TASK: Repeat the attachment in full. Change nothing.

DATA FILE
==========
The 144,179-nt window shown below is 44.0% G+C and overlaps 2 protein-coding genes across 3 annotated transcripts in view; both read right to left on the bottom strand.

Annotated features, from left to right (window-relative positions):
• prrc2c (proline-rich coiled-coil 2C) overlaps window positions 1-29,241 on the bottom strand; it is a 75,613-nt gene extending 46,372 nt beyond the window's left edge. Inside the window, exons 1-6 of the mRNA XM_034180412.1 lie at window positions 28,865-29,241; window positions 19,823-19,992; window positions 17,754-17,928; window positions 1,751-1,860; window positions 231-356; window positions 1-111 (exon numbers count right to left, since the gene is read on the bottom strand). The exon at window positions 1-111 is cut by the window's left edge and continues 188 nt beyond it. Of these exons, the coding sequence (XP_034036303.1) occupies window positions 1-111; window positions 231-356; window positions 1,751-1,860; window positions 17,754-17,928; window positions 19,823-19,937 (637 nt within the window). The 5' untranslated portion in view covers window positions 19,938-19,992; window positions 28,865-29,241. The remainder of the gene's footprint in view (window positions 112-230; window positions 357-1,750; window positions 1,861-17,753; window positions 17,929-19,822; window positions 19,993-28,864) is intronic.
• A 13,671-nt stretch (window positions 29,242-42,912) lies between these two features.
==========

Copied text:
The 144,179-nt window shown below is 44.0% G+C and overlaps 2 protein-coding genes across 3 annotated transcripts in view; both read right to left on the bottom strand.

Annotated features, from left to right (window-relative positions):
• prrc2c (proline-rich coiled-coil 2C) overlaps window positions 1-29,241 on the bottom strand; it is a 75,613-nt gene extending 46,372 nt beyond the window's left edge. Inside the window, exons 1-6 of the mRNA XM_034180412.1 lie at window positions 28,865-29,241; window positions 19,823-19,992; window positions 17,754-17,928; window positions 1,751-1,860; window positions 231-356; window positions 1-111 (exon numbers count right to left, since the gene is read on the bottom strand). The exon at window positions 1-111 is cut by the window's left edge and continues 188 nt beyond it. Of these exons, the coding sequence (XP_034036303.1) occupies window positions 1-111; window positions 231-356; window positions 1,751-1,860; window positions 17,754-17,928; window positions 19,823-19,937 (637 nt within the window). The 5' untranslated portion in view covers window positions 19,938-19,992; window positions 28,865-29,241. The remainder of the gene's footprint in view (window positions 112-230; window positions 357-1,750; window positions 1,861-17,753; window positions 17,929-19,822; window positions 19,993-28,864) is intronic.
• A 13,671-nt stretch (window positions 29,242-42,912) lies between these two features.